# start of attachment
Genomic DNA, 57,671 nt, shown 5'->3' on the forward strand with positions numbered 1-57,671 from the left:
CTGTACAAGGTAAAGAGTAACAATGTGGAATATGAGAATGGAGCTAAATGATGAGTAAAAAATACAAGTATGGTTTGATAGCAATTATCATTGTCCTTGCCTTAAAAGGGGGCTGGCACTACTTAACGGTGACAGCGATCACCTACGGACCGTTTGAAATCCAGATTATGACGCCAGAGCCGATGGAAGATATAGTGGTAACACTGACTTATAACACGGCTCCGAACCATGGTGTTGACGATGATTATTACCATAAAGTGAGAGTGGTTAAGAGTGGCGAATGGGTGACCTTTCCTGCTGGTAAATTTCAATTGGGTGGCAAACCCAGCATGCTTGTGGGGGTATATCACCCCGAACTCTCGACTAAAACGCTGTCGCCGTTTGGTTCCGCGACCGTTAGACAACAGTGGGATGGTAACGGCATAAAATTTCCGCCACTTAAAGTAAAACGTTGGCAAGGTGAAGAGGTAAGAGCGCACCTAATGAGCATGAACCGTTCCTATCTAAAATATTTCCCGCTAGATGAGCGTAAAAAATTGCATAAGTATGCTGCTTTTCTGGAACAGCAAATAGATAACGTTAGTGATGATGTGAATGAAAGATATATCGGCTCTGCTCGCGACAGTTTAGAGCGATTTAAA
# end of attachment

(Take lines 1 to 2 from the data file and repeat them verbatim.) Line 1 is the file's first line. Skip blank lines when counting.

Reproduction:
Genomic DNA, 57,671 nt, shown 5'->3' on the forward strand with positions numbered 1-57,671 from the left:
CTGTACAAGGTAAAGAGTAACAATGTGGAATATGAGAATGGAGCTAAATGATGAGTAAAAAATACAAGTATGGTTTGATAGCAATTATCATTGTCCTTGCCTTAAAAGGGGGCTGGCACTACTTAACGGTGACAGCGATCACCTACGGACCGTTTGAAATCCAGATTATGACGCCAGAGCCGATGGAAGATATAGTGGTAACACTGACTTATAACACGGCTCCGAACCATGGTGTTGACGATGATTATTACCATAAAGTGAGAGTGGTTAAGAGTGGCGAATGGGTGACCTTTCCTGCTGGTAAATTTCAATTGGGTGGCAAACCCAGCATGCTTGTGGGGGTATATCACCCCGAACTCTCGACTAAAACGCTGTCGCCGTTTGGTTCCGCGACCGTTAGACAACAGTGGGATGGTAACGGCATAAAATTTCCGCCACTTAAAGTAAAACGTTGGCAAGGTGAAGAGGTAAGAGCGCACCTAATGAGCATGAACCGTTCCTATCTAAAATATTTCCCGCTAGATGAGCGTAAAAAATTGCATAAGTATGCTGCTTTTCTGGAACAGCAAATAGATAACGTTAGTGATGATGTGAATGAAAGATATATCGGCTCTGCTCGCGACAGTTTAGAGCGATTTAAA